Today, October 11, 2012, the World Bank is proud to join others around the world in celebrating the first International Day of the Girl Child . The World Bank, working with governments and other partners including the United Nations Girls’ Education Initiative , is committed to supporting interventions that are proven to address gender equality because we know that gender equality is smart economics. Enabling girls and young women to have the chance to learn in order to lead healthy, productive lives so they can positively contribute to their families, their communities, and their countries requires sustained investments in data collection, research, dialogue, and effective interventions. Today we celebrate the progress achieved and recognize the work ahead.
The following are select resources on girls' education to help you celebrate the International Day of the Girl!
Slideshow - 10 Things you Should Know about Girls' Education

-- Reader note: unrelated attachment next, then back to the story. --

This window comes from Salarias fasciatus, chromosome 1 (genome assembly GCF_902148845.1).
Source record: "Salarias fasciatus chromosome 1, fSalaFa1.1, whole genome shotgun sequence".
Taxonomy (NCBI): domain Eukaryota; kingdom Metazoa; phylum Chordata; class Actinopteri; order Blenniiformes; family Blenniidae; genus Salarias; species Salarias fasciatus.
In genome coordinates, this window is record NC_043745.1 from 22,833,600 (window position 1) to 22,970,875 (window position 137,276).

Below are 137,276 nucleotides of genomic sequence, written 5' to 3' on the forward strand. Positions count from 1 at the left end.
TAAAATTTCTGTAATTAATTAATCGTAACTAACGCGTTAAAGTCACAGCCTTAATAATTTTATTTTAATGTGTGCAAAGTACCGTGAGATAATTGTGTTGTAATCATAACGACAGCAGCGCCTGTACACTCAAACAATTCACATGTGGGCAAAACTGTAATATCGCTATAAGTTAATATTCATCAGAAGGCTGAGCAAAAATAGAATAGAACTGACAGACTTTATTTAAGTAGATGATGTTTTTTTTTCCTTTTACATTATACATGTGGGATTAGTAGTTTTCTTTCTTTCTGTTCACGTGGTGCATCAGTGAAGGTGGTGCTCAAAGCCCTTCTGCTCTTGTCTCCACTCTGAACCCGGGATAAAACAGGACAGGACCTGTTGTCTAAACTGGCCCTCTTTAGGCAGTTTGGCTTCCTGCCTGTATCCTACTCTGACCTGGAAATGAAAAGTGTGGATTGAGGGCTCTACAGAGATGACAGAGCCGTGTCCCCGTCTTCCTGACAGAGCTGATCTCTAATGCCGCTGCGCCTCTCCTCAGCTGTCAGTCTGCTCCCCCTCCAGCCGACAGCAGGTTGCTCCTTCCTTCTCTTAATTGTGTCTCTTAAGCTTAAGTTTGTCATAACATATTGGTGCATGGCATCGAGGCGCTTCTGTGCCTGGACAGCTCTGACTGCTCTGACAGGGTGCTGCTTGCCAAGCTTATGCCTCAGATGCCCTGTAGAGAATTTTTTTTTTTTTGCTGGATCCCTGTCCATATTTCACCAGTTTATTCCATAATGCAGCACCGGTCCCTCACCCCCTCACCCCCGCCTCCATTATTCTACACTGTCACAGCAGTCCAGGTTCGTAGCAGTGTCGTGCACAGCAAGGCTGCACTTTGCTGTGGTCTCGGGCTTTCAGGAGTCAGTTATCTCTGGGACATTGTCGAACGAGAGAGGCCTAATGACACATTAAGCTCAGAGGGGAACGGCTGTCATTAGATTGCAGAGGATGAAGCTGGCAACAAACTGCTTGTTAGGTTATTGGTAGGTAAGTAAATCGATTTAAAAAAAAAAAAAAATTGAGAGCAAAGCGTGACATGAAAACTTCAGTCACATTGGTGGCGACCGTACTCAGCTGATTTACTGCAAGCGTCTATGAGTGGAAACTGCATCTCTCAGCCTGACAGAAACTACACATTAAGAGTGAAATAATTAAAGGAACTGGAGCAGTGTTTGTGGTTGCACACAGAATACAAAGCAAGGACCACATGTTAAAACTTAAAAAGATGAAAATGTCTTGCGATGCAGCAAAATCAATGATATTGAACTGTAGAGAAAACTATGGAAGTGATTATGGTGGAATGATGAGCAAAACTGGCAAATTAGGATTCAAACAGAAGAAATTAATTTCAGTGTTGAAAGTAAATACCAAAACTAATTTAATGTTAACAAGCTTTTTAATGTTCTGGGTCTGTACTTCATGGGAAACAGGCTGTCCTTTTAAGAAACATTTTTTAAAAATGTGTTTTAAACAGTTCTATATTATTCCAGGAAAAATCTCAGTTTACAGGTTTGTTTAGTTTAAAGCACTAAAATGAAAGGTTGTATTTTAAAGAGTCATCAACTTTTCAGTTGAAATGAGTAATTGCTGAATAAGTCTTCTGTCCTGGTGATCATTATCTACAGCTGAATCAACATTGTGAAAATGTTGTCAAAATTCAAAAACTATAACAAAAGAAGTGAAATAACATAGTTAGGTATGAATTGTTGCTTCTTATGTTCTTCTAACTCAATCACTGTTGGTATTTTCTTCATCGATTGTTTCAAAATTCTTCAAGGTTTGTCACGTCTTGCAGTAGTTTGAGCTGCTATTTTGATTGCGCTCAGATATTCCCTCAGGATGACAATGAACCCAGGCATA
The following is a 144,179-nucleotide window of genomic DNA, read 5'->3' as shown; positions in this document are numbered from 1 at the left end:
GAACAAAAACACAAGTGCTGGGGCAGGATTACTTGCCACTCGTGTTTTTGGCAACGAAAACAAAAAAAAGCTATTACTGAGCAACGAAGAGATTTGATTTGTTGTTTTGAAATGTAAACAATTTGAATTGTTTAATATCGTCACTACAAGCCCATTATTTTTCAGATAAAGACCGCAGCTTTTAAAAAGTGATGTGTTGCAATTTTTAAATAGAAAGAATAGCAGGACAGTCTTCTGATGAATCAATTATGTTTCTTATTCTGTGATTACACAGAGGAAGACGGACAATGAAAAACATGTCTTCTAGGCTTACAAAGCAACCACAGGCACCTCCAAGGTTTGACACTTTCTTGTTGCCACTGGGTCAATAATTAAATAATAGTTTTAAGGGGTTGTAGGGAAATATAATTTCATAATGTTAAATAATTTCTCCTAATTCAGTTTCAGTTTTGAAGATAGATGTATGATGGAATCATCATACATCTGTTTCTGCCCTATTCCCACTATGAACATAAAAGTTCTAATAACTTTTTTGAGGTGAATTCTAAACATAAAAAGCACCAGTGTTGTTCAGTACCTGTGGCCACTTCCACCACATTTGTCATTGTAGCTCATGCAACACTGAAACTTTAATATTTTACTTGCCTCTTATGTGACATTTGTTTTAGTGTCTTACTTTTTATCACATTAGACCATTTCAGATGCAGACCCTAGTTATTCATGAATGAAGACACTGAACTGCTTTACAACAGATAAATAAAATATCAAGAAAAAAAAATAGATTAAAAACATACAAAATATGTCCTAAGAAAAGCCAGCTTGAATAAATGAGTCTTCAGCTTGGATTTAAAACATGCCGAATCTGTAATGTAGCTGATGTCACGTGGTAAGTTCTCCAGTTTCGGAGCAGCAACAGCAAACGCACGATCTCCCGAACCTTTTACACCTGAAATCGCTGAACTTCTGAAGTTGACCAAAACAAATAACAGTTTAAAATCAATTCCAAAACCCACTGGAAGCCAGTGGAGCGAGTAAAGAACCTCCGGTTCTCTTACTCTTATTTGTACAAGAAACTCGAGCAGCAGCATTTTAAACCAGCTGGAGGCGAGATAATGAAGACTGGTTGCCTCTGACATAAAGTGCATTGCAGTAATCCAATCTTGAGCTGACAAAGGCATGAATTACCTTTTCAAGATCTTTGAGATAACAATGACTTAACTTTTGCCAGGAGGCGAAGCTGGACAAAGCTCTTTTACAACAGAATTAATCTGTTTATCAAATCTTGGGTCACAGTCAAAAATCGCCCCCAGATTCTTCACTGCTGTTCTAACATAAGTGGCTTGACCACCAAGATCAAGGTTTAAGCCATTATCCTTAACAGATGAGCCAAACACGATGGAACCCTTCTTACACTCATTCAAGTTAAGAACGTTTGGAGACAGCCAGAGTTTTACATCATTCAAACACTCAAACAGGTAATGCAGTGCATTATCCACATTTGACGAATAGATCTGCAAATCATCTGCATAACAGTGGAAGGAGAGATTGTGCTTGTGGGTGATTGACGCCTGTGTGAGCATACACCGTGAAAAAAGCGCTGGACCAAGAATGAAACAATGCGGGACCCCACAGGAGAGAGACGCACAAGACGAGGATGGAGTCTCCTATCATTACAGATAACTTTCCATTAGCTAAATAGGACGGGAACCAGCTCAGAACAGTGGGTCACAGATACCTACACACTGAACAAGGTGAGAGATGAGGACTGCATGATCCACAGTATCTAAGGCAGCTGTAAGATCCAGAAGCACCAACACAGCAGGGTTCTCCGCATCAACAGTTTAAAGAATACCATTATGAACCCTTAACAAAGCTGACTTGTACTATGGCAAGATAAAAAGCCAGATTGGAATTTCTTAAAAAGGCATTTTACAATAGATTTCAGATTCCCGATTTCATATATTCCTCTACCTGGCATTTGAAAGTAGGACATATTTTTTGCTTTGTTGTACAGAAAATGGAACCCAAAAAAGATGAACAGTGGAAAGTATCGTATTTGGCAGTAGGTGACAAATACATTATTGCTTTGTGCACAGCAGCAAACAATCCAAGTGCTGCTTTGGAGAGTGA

2012 World Development Report, Gender Equality and Development  and the companion piece Getting to Equal: Promoting Gender Equality through Human Development 
Recent blogs from our April 2012 Colloquium 'Getting to Equal in Education: Addressing Gender and Multiple Sources of Disadvangate to Achieve Learning': 
- Interview: A “Bright Horizon” for Girls’ Education . Amina Az-Zubair, CEO, Center for Development Policy Solutions and former Senior Special Assistant to the President of Nigeria on the Millennium Development Goals (MDGs) share her thoughts on the links between girls’ education and economic growth; key actions for “getting to equal” for girls; and the path for girls’ education beyond the 2015 MDG deadline.
- Girls' education: Where do we stand?  and Getting to Equal in Education . Elizabeth King, Director of Education at the World Bank, discusses why gender equality is smart economics and what the World Bank is doing to actively advance Learning for All.
- Education—An Integral Piece of the Gender Puzzle . Jeni Klugman, Director of Gender and Development at the World Bank, talks about how gender is a cross-cutting an issue and how each sector has a role to play in working towards gender equality.
Also, follow @Wbeducation  for quotes, information, and statistics on girls’ education and use the hashtag #ittakes  to respond to World Bank President Jim Kim's question #whatwillittake to get all girls in schools worldwide? , or post a response on the blog .